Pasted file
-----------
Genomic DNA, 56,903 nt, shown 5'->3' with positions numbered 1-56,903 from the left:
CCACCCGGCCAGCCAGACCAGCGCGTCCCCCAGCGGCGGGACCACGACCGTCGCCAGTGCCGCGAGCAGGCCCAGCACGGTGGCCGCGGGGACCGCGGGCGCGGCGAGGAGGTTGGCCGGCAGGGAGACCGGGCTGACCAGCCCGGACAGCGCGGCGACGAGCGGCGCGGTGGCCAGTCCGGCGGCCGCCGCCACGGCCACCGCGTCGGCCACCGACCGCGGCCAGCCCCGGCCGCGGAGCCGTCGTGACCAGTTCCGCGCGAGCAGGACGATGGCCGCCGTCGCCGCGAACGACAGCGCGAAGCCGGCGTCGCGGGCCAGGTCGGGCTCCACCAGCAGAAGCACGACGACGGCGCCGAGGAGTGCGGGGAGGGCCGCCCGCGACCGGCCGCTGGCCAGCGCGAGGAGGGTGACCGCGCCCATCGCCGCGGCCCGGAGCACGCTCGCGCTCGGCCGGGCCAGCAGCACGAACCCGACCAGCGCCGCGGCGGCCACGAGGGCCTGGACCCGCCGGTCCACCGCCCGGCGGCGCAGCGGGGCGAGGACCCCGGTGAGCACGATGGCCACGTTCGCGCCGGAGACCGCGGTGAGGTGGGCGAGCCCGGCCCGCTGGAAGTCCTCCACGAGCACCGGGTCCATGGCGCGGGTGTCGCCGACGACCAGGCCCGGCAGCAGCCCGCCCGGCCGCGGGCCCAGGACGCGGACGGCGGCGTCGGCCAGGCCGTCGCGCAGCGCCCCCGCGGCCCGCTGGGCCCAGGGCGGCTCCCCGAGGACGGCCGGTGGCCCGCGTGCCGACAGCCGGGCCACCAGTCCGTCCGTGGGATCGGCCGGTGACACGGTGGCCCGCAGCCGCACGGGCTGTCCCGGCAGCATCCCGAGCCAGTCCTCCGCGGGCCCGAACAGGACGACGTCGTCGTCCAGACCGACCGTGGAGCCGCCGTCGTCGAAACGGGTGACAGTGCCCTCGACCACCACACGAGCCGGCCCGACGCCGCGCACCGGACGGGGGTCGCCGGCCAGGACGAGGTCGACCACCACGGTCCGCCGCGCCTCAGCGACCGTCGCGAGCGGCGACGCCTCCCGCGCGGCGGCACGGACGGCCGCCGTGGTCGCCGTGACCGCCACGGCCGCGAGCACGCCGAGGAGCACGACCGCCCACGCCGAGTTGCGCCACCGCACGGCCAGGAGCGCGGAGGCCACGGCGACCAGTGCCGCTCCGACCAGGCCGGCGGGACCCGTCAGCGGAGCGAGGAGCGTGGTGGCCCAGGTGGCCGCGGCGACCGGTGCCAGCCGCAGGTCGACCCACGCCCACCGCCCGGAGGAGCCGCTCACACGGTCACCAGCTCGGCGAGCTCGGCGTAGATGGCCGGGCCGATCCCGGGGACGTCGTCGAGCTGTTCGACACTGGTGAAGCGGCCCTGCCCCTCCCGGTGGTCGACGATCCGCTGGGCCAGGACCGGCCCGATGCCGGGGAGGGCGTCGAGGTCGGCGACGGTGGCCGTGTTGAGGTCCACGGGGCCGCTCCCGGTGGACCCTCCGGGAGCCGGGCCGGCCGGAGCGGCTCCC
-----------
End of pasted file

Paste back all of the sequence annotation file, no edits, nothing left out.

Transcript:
Genomic DNA, 56,903 nt, shown 5'->3' with positions numbered 1-56,903 from the left:
CCACCCGGCCAGCCAGACCAGCGCGTCCCCCAGCGGCGGGACCACGACCGTCGCCAGTGCCGCGAGCAGGCCCAGCACGGTGGCCGCGGGGACCGCGGGCGCGGCGAGGAGGTTGGCCGGCAGGGAGACCGGGCTGACCAGCCCGGACAGCGCGGCGACGAGCGGCGCGGTGGCCAGTCCGGCGGCCGCCGCCACGGCCACCGCGTCGGCCACCGACCGCGGCCAGCCCCGGCCGCGGAGCCGTCGTGACCAGTTCCGCGCGAGCAGGACGATGGCCGCCGTCGCCGCGAACGACAGCGCGAAGCCGGCGTCGCGGGCCAGGTCGGGCTCCACCAGCAGAAGCACGACGACGGCGCCGAGGAGTGCGGGGAGGGCCGCCCGCGACCGGCCGCTGGCCAGCGCGAGGAGGGTGACCGCGCCCATCGCCGCGGCCCGGAGCACGCTCGCGCTCGGCCGGGCCAGCAGCACGAACCCGACCAGCGCCGCGGCGGCCACGAGGGCCTGGACCCGCCGGTCCACCGCCCGGCGGCGCAGCGGGGCGAGGACCCCGGTGAGCACGATGGCCACGTTCGCGCCGGAGACCGCGGTGAGGTGGGCGAGCCCGGCCCGCTGGAAGTCCTCCACGAGCACCGGGTCCATGGCGCGGGTGTCGCCGACGACCAGGCCCGGCAGCAGCCCGCCCGGCCGCGGGCCCAGGACGCGGACGGCGGCGTCGGCCAGGCCGTCGCGCAGCGCCCCCGCGGCCCGCTGGGCCCAGGGCGGCTCCCCGAGGACGGCCGGTGGCCCGCGTGCCGACAGCCGGGCCACCAGTCCGTCCGTGGGATCGGCCGGTGACACGGTGGCCCGCAGCCGCACGGGCTGTCCCGGCAGCATCCCGAGCCAGTCCTCCGCGGGCCCGAACAGGACGACGTCGTCGTCCAGACCGACCGTGGAGCCGCCGTCGTCGAAACGGGTGACAGTGCCCTCGACCACCACACGAGCCGGCCCGACGCCGCGCACCGGACGGGGGTCGCCGGCCAGGACGAGGTCGACCACCACGGTCCGCCGCGCCTCAGCGACCGTCGCGAGCGGCGACGCCTCCCGCGCGGCGGCACGGACGGCCGCCGTGGTCGCCGTGACCGCCACGGCCGCGAGCACGCCGAGGAGCACGACCGCCCACGCCGAGTTGCGCCACCGCACGGCCAGGAGCGCGGAGGCCACGGCGACCAGTGCCGCTCCGACCAGGCCGGCGGGACCCGTCAGCGGAGCGAGGAGCGTGGTGGCCCAGGTGGCCGCGGCGACCGGTGCCAGCCGCAGGTCGACCCACGCCCACCGCCCGGAGGAGCCGCTCACACGGTCACCAGCTCGGCGAGCTCGGCGTAGATGGCCGGGCCGATCCCGGGGACGTCGTCGAGCTGTTCGACACTGGTGAAGCGGCCCTGCCCCTCCCGGTGGTCGACGATCCGCTGGGCCAGGACCGGCCCGATGCCGGGGAGGGCGTCGAGGTCGGCGACGGTGGCCGTGTTGAGGTCCACGGGGCCGCTCCCGGTGGACCCTCCGGGAGCCGGGCCGGCCGGAGCGGCTCCC